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Boris Johnson faces investigation over new hospital pledges

09:03 July 3, 2022

Boris Johnson’s election promise to build 40 new hospitals – including one in Norfolk – by 2030 is under scrutiny by the government’s spending watchdog.

The National Audit Office (NAO) is planning a ‘value for money review’ which could examine the impact of spiraling inflation on costs and determine whether hospitals will actually be new.

The government announced two years ago that James Paget University Hospital in Gorleston would receive money to build a new hospital as part of a £3.7billion investment.

Construction of the current hospital began in 1976 and was completed in 1981.

James Paget University Hospital in Gorleston
– Credit: James Paget University Hospital

Earlier this year, three possible designs for a new James Paget Hospital have been revealed.

But it has emerged that an investigation is underway into promises made by the Prime Minister during his 2019 election campaign.

Third option for the new JPUH

One of the options for the new James Paget University Hospital
– Credit: Allies and Morrison

The inquiry emerged in a letter from NAO Comptroller Gareth Davies to Labour’s shadow health secretary Wes Streeting.

In the reported letter by the ObserverMr. Davies responded to Mr. Streeting’s concerns about delays in the allocation of funds and whether the programs were really new hospitals.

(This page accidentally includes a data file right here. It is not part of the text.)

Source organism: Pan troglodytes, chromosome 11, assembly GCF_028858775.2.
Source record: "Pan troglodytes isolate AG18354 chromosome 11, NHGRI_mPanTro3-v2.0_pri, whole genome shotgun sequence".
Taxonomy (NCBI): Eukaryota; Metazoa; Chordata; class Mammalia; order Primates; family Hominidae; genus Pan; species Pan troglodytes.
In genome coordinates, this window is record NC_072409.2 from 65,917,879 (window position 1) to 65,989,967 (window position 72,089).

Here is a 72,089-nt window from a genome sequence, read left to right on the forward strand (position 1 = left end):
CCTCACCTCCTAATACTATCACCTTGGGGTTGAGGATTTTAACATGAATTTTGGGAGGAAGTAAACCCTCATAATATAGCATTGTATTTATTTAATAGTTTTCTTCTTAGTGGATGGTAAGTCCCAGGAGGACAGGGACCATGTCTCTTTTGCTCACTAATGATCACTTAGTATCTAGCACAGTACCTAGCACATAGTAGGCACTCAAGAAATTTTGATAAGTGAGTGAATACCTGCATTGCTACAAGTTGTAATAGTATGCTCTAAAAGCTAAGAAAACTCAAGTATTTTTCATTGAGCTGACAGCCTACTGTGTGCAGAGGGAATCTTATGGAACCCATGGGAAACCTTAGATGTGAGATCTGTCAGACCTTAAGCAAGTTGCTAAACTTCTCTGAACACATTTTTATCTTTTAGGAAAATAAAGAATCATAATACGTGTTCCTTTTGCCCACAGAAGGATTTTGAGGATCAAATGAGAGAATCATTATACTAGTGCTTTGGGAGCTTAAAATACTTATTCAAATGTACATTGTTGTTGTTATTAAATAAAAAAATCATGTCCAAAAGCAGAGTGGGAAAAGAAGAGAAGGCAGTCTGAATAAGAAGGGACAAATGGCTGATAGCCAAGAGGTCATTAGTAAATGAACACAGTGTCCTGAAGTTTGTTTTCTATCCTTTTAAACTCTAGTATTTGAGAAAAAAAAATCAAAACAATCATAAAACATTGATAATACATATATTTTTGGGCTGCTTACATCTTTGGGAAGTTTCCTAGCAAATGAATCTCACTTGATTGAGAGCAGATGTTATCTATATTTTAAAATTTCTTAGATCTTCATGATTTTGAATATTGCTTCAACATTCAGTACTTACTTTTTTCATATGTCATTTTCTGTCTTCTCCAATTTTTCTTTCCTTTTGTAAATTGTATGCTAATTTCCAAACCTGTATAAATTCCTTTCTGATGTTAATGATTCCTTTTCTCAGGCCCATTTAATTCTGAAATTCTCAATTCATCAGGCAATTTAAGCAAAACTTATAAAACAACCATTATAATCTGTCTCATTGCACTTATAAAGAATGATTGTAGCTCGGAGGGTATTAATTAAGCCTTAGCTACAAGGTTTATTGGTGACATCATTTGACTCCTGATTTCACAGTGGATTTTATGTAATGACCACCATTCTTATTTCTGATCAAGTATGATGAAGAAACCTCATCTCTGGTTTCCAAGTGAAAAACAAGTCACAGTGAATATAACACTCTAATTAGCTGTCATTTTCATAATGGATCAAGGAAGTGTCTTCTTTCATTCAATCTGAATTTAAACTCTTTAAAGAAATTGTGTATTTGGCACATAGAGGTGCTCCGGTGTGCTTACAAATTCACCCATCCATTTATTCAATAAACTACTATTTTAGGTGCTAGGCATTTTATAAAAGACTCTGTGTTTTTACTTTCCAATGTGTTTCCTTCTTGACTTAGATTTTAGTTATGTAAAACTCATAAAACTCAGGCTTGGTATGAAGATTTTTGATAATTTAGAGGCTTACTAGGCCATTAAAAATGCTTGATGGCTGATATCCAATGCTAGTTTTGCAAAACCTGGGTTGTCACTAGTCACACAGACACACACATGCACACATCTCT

Wes Streeting, Labor Shadow Health and Social Care Secretary

Wes Streeting, Shadow Labor Health Secretary
– Credit: PA

Mr Davies said: “I can confirm that I already intend to begin a value-for-money review of the New Hospitals Program later this year and report my findings in 2023.

“In particular, I note your comments on the implications of the delay for increased costs in this time of high inflation and whether all projects truly meet the ‘new hospital’ classification.”

The Department of Health and Social Care said: “We are on track to deliver 40 new hospitals by 2030.

“We are working closely with the NHS and the trusts on the development of their building plans. Each of the construction projects will be new hospitals offering brand new state-of-the-art facilities to ensure world-class healthcare delivery to NHS patients and staff by replacing outdated infrastructure.

The Queen Elizabeth Hospital in King’s Lynn – which must use 1,500 steel and timber brackets to support its roof – was not named among the top 40 new hospitals.

He is waiting to find out if he will be selected for a reconstruction, as one of the other eight projects.

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